All change starts from the mind

We live in an attention economy, and our mind is desperately trying to keep up with all the stimuli that is fighting for our attention. No wonder it might at times feel quite overwhelming to achieve clarity of thought and be able to choose what to consciously focus on – not to mention acting on it.

At the same time, whether you are leading an organisation, a team or yourself, both clarity of mind and being able to focus are prerequisites for choosing wisely what you put into action. You of course need to know what you are aiming for – but that will not make the difference. Instead, what you choose to put into action every day will.


To gain clarity, we strongly recommend shifting gears in practicing mentalization, which refers to the ability to reflect upon and understand one’s state of mind. Why not develop the habit of studying your mind to understand your feelings, needs, goals, reasons and thoughts – while developing the ability to empathise with others? Practicing mindfulness is one way for developing this skill.


To be able to focus, we suggest you start with becoming ridiculously curious about what is eating your mental capacity. The only problem is that you might not be aware of all the open processes in your mind and your typical to do list might not help you identify them. This is where you really get to use your mentalization muscle. We could call it “an alternative to do list” – a list where you identify the open processes in your mind that are using up bandwidth and preventing you from focusing on what you should be focusing on. You get hints about what these open processes are by asking yourself: What do I keep postponing? What are the conversations that I feel reluctant to have? Which thoughts keep coming back to me? What do I keep dwelling on with some trusted person without acting on it? To create space in your mind, one strategy is becoming ruthless in closing open processes.


Clarity and focus without any action will not take you where you want to get. So, let’s investigate what kind of mindset can support you in translating thoughts into action and developing yourself in the desired direction.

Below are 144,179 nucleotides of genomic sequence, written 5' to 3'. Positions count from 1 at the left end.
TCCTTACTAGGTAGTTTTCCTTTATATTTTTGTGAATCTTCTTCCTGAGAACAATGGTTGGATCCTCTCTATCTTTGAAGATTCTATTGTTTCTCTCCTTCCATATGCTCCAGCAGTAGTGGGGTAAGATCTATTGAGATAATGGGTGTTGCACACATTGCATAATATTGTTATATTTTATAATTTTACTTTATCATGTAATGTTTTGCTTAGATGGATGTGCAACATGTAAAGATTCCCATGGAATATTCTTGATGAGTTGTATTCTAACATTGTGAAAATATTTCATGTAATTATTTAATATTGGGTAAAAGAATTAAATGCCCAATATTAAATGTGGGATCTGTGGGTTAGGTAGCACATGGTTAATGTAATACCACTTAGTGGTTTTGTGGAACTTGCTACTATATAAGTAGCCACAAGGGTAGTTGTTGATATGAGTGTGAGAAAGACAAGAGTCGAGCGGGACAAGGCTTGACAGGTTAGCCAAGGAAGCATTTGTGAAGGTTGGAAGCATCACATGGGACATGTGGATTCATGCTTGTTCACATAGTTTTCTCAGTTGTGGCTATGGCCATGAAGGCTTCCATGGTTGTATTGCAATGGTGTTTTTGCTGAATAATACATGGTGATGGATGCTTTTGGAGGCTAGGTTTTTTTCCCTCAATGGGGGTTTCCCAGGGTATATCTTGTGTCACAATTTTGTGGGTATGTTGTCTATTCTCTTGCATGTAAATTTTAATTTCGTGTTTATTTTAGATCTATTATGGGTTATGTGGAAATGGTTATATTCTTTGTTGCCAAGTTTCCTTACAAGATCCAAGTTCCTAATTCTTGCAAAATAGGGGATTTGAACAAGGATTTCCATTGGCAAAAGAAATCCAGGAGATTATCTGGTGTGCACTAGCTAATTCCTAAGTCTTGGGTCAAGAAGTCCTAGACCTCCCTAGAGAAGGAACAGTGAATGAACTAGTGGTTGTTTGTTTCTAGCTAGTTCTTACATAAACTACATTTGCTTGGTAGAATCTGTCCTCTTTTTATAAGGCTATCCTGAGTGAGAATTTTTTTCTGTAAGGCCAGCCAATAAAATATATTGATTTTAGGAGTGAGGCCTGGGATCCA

1. First and foremost, you need to believe that it is worth the effort and that you are able to develop. This is where a growth mindset comes in handy. A growth mindset will help you develop by welcoming challenges, being resilient in the face of setbacks and learning from feedback. The good news is that becoming aware of your mindset gives you the keys to shift it. Like Henry Ford said: whether you think you can, or you can’t, you are right.
  2. Choosing a system-mindset over a goal-mindset is highly recommended, as it will add the brutally honest perspective to what really makes you reach your goals. It is not the goal itself, but your everyday actions. On any given day, your actions might feel like nothing, but time will magnify what you feed it and the probability of you reaching your goal will increase with the right system in place. What kind of system do you need to make sure that you develop?
  3. A results-focus can take you quite far, but imagine shifting to an identity-focus and asking yourself: What kind of a person achieves the results that you want to achieve? How can you embody that kind of an identity every day? Every action you take casts a vote for the kind of person you want to be. Whether you want to lose weight, have a tidy home or be an authentic leader, this shift in mindset can help you become a person who doesn’t miss a workout, someone who makes their bed every day or a leader who regularly checks in with him- or herself and does the inner work of connecting to their own values.

If you want to achieve minor shifts or changes in your life, some hacks, apps, tips and tricks can be helpful. However, if you aim for bigger transformations, we suggest putting the effort where the pay-off is the biggest, and that is with working on your mind, exploring your mindsets and crafting habits that serve you.


Rina Sirén is a trained leadership coach and experienced facilitator. She has worked as both a management consultant and a work wellbeing senior specialist prior to joining Miltton. For over 10 years, her focus has been on developing people and organizations. Rina’s passion is to contribute to people developing their thinking processes and self-leadership skills.